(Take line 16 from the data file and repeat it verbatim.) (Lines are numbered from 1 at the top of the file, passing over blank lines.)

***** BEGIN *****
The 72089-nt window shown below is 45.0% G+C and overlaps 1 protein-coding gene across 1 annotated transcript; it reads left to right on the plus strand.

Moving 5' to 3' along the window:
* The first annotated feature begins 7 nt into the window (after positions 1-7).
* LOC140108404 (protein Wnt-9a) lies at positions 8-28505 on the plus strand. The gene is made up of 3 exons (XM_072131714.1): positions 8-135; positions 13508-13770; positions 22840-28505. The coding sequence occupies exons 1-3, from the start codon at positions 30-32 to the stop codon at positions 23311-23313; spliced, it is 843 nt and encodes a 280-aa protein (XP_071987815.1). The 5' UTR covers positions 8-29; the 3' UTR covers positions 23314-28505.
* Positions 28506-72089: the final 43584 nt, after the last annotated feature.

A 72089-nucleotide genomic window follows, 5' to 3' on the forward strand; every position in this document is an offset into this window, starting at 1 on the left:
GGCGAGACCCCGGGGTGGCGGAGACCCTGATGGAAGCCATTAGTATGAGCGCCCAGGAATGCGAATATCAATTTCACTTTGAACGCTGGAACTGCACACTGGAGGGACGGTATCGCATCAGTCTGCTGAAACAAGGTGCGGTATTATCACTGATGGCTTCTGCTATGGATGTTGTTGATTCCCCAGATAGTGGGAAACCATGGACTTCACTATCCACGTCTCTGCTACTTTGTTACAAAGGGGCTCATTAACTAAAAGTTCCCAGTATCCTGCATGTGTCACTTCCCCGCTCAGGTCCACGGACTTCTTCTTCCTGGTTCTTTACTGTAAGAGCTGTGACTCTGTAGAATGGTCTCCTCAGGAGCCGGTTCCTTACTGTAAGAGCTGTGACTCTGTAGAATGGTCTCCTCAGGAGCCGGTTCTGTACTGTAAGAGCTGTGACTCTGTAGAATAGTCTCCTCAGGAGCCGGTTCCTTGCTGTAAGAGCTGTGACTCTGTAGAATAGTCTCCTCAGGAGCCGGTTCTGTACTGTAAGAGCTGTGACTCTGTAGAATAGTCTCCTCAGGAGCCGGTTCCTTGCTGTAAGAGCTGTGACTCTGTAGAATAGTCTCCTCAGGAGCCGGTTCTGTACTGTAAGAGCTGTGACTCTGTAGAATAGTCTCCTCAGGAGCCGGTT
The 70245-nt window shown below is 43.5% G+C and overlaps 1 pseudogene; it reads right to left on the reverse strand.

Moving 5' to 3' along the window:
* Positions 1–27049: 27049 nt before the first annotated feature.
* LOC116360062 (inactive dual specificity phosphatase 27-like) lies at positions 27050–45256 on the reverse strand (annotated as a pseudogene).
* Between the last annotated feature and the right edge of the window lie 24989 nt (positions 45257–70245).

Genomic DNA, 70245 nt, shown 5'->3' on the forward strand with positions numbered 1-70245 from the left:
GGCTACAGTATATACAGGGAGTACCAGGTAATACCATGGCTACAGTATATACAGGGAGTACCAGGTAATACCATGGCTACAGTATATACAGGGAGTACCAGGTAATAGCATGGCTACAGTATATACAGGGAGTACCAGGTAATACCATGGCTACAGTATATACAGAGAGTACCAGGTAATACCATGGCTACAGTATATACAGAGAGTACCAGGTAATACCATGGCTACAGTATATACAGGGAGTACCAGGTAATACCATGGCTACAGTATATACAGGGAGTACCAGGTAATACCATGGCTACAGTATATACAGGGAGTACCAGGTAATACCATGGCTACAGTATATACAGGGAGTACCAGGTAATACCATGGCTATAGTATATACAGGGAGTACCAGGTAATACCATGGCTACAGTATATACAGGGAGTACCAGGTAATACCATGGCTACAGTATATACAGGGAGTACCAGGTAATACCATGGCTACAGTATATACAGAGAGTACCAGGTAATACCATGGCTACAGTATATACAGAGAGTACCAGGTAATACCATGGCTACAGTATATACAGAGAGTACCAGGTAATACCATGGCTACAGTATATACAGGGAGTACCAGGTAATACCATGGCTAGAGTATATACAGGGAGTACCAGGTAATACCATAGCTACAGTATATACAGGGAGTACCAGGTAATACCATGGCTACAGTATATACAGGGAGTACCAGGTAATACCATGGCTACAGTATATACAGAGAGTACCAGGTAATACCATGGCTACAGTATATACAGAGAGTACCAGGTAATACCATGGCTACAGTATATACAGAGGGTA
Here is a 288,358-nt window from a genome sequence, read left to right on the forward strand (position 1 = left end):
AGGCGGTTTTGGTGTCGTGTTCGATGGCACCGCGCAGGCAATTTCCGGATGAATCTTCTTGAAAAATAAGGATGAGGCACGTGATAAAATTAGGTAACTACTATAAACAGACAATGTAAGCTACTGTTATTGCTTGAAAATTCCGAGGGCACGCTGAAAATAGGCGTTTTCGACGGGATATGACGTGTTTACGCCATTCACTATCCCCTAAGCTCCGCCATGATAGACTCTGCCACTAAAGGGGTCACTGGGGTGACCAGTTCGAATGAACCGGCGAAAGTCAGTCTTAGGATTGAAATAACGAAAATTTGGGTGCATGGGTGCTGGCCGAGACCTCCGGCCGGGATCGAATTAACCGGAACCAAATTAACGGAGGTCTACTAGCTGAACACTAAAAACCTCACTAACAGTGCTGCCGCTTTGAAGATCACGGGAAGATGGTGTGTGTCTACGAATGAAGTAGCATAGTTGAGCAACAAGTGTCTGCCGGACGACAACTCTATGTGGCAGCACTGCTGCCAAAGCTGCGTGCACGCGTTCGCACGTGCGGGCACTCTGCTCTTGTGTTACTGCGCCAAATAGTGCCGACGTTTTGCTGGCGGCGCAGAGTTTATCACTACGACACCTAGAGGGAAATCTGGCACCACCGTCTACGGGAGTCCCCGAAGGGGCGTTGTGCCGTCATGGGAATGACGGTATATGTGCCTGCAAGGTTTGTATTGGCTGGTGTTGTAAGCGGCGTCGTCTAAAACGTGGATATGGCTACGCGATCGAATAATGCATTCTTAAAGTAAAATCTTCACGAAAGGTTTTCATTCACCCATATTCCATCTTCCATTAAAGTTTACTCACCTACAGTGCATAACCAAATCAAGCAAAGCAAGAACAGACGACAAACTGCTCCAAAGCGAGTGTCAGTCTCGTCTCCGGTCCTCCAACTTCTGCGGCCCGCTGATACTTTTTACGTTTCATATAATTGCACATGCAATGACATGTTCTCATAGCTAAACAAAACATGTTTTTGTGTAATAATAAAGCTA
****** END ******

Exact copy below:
AGGCGGTTTTGGTGTCGTGTTCGATGGCACCGCGCAGGCAATTTCCGGATGAATCTTCTTGAAAAATAAGGATGAGGCACGTGATAAAATTAGGTAACTACTATAAACAGACAATGTAAGCTACTGTTATTGCTTGAAAATTCCGAGGGCACGCTGAAAATAGGCGTTTTCGACGGGATATGACGTGTTTACGCCATTCACTATCCCCTAAGCTCCGCCATGATAGACTCTGCCACTAAAGGGGTCACTGGGGTGACCAGTTCGAATGAACCGGCGAAAGTCAGTCTTAGGATTGAAATAACGAAAATTTGGGTGCATGGGTGCTGGCCGAGACCTCCGGCCGGGATCGAATTAACCGGAACCAAATTAACGGAGGTCTACTAGCTGAACACTAAAAACCTCACTAACAGTGCTGCCGCTTTGAAGATCACGGGAAGATGGTGTGTGTCTACGAATGAAGTAGCATAGTTGAGCAACAAGTGTCTGCCGGACGACAACTCTATGTGGCAGCACTGCTGCCAAAGCTGCGTGCACGCGTTCGCACGTGCGGGCACTCTGCTCTTGTGTTACTGCGCCAAATAGTGCCGACGTTTTGCTGGCGGCGCAGAGTTTATCACTACGACACCTAGAGGGAAATCTGGCACCACCGTCTACGGGAGTCCCCGAAGGGGCGTTGTGCCGTCATGGGAATGACGGTATATGTGCCTGCAAGGTTTGTATTGGCTGGTGTTGTAAGCGGCGTCGTCTAAAACGTGGATATGGCTACGCGATCGAATAATGCATTCTTAAAGTAAAATCTTCACGAAAGGTTTTCATTCACCCATATTCCATCTTCCATTAAAGTTTACTCACCTACAGTGCATAACCAAATCAAGCAAAGCAAGAACAGACGACAAACTGCTCCAAAGCGAGTGTCAGTCTCGTCTCCGGTCCTCCAACTTCTGCGGCCCGCTGATACTTTTTACGTTTCATATAATTGCACATGCAATGACATGTTCTCATAGCTAAACAAAACATGTTTTTGTGTAATAATAAAGCTA